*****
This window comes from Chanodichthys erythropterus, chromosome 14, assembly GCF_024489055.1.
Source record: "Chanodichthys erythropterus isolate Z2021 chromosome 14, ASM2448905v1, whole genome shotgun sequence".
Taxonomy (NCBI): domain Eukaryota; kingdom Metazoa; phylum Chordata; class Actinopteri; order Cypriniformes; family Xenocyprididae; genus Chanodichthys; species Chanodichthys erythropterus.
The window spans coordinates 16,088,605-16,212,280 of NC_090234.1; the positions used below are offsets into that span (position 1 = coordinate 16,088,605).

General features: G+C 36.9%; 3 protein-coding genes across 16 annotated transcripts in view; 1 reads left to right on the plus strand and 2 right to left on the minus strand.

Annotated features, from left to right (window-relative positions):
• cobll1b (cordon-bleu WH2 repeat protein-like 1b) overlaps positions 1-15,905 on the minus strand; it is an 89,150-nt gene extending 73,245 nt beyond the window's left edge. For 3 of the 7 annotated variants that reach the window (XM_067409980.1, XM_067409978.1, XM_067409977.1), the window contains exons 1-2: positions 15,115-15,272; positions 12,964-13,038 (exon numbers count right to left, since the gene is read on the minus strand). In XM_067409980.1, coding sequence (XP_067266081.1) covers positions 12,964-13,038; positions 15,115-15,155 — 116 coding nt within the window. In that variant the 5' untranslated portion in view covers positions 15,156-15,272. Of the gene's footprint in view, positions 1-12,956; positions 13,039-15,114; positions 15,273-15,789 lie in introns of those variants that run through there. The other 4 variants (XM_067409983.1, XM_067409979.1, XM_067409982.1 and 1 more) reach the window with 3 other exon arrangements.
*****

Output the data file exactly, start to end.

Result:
This window comes from Chanodichthys erythropterus, chromosome 14, assembly GCF_024489055.1.
Source record: "Chanodichthys erythropterus isolate Z2021 chromosome 14, ASM2448905v1, whole genome shotgun sequence".
Taxonomy (NCBI): domain Eukaryota; kingdom Metazoa; phylum Chordata; class Actinopteri; order Cypriniformes; family Xenocyprididae; genus Chanodichthys; species Chanodichthys erythropterus.
The window spans coordinates 16,088,605-16,212,280 of NC_090234.1; the positions used below are offsets into that span (position 1 = coordinate 16,088,605).

General features: G+C 36.9%; 3 protein-coding genes across 16 annotated transcripts in view; 1 reads left to right on the plus strand and 2 right to left on the minus strand.

Annotated features, from left to right (window-relative positions):
• cobll1b (cordon-bleu WH2 repeat protein-like 1b) overlaps positions 1-15,905 on the minus strand; it is an 89,150-nt gene extending 73,245 nt beyond the window's left edge. For 3 of the 7 annotated variants that reach the window (XM_067409980.1, XM_067409978.1, XM_067409977.1), the window contains exons 1-2: positions 15,115-15,272; positions 12,964-13,038 (exon numbers count right to left, since the gene is read on the minus strand). In XM_067409980.1, coding sequence (XP_067266081.1) covers positions 12,964-13,038; positions 15,115-15,155 — 116 coding nt within the window. In that variant the 5' untranslated portion in view covers positions 15,156-15,272. Of the gene's footprint in view, positions 1-12,956; positions 13,039-15,114; positions 15,273-15,789 lie in introns of those variants that run through there. The other 4 variants (XM_067409983.1, XM_067409979.1, XM_067409982.1 and 1 more) reach the window with 3 other exon arrangements.